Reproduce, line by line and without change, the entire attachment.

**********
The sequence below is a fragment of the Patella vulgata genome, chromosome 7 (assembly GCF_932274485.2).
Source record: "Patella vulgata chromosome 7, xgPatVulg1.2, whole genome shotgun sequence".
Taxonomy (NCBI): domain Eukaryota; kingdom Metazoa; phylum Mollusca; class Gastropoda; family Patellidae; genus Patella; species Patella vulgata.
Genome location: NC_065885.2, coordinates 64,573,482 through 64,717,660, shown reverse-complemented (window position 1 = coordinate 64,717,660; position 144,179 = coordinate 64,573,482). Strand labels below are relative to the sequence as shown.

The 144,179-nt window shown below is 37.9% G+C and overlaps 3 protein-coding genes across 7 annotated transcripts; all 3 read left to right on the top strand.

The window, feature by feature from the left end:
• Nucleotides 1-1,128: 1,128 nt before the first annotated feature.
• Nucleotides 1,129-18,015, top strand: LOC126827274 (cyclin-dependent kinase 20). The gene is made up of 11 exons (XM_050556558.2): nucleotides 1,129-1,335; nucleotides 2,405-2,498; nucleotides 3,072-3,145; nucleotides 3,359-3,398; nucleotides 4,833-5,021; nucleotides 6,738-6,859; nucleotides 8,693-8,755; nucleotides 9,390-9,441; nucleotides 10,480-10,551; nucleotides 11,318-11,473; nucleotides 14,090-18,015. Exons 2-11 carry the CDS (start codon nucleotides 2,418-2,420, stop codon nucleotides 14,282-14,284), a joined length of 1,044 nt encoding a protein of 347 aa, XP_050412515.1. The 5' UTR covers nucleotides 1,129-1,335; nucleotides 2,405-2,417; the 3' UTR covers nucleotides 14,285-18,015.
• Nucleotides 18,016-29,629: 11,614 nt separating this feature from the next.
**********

The sequence below is a fragment of the Patella vulgata genome, chromosome 7 (assembly GCF_932274485.2).
Source record: "Patella vulgata chromosome 7, xgPatVulg1.2, whole genome shotgun sequence".
Taxonomy (NCBI): domain Eukaryota; kingdom Metazoa; phylum Mollusca; class Gastropoda; family Patellidae; genus Patella; species Patella vulgata.
Genome location: NC_065885.2, coordinates 64,573,482 through 64,717,660, shown reverse-complemented (window position 1 = coordinate 64,717,660; position 144,179 = coordinate 64,573,482). Strand labels below are relative to the sequence as shown.

The 144,179-nt window shown below is 37.9% G+C and overlaps 3 protein-coding genes across 7 annotated transcripts; all 3 read left to right on the top strand.

The window, feature by feature from the left end:
• Nucleotides 1-1,128: 1,128 nt before the first annotated feature.
• Nucleotides 1,129-18,015, top strand: LOC126827274 (cyclin-dependent kinase 20). The gene is made up of 11 exons (XM_050556558.2): nucleotides 1,129-1,335; nucleotides 2,405-2,498; nucleotides 3,072-3,145; nucleotides 3,359-3,398; nucleotides 4,833-5,021; nucleotides 6,738-6,859; nucleotides 8,693-8,755; nucleotides 9,390-9,441; nucleotides 10,480-10,551; nucleotides 11,318-11,473; nucleotides 14,090-18,015. Exons 2-11 carry the CDS (start codon nucleotides 2,418-2,420, stop codon nucleotides 14,282-14,284), a joined length of 1,044 nt encoding a protein of 347 aa, XP_050412515.1. The 5' UTR covers nucleotides 1,129-1,335; nucleotides 2,405-2,417; the 3' UTR covers nucleotides 14,285-18,015.
• Nucleotides 18,016-29,629: 11,614 nt separating this feature from the next.